VILLAFAÑE virginia Estela
congresos y reuniones científicas
Photobiology in a scenario of global change
Congreso; DAAD; 2006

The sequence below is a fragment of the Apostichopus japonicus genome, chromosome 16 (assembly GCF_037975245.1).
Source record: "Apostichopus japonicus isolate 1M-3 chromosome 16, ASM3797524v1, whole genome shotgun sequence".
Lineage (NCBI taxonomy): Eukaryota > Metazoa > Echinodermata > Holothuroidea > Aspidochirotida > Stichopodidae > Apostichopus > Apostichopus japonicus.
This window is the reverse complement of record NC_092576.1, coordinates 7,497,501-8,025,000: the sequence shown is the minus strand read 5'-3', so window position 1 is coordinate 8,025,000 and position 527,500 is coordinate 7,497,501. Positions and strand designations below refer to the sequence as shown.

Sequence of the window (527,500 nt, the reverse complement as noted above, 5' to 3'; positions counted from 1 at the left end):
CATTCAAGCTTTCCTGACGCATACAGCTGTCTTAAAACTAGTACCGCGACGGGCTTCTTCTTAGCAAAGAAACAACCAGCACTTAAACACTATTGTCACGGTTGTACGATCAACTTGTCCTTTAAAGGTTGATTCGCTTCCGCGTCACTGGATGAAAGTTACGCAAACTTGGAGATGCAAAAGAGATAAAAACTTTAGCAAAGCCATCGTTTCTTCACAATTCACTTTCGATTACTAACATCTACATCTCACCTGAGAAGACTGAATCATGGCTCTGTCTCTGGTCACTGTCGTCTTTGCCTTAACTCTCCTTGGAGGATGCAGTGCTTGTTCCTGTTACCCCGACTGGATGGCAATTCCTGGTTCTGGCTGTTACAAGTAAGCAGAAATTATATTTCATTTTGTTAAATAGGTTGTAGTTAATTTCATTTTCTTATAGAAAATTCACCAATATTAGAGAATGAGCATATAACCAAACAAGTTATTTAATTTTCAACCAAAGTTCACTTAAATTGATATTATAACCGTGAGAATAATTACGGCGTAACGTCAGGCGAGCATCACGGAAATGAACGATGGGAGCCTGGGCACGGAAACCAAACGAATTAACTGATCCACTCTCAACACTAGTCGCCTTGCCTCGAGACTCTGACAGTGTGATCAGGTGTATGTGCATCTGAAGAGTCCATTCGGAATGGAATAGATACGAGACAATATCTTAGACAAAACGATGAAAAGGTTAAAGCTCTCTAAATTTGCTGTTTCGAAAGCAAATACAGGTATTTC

Even though the release of ozone-depleting substances has decreased dramatically in thelast decades, the ozone layer will take longer (i.e., ca 20 years) to recover than previouslythought due to the increase of CO2 in the atmosphere. In addition to the delay in therecovery of the ozone layer, other potential outcomes of global warming include theincreased stratification of the water column, with changes in both, ocean circulationpatterns and mixing rates. The combination of these variables might induce a higherstress in phytoplankton cells, as they would be exposed to higher UVR levels due to theircirculation within a shallower upper mixed layer (UML). Our data, from aphytoplankton time series from tropical China, show that the impact of UVR onphotosynthesis, when combined with different CO2 concentrations (from “normal” up to1100 ppm) and mixing rates, varied between the sampled assemblages. When thephytoplankton population was dominated by small cells, there were no differences in theimpact of UVR on the photosynthetic apparatus under various concentrations of CO2.However, when the phytoplankton population had a relatively large proportion of largedinoflagellates there were significant decreases in the UVR impact, with cells grownunder “normal” (i.e. 360 ppm CO2) being more sensitive than those grown under 1100ppm of CO2. The difference in UVR-sensitivity between cells grown under low and highCO2 concentrations was higher when they were kept static in the water column, anddecreased with increasing mixing speed. Our results suggest that large cells can takeadvantage from high CO2 concentrations and this, together with fast mixing, might helpcells to repair any UVR-induced damage. Our data also show that the combined impactof UVR, mixing and CO2 concentration is highly dependent on the species compositionand / or size structure of the assemblages.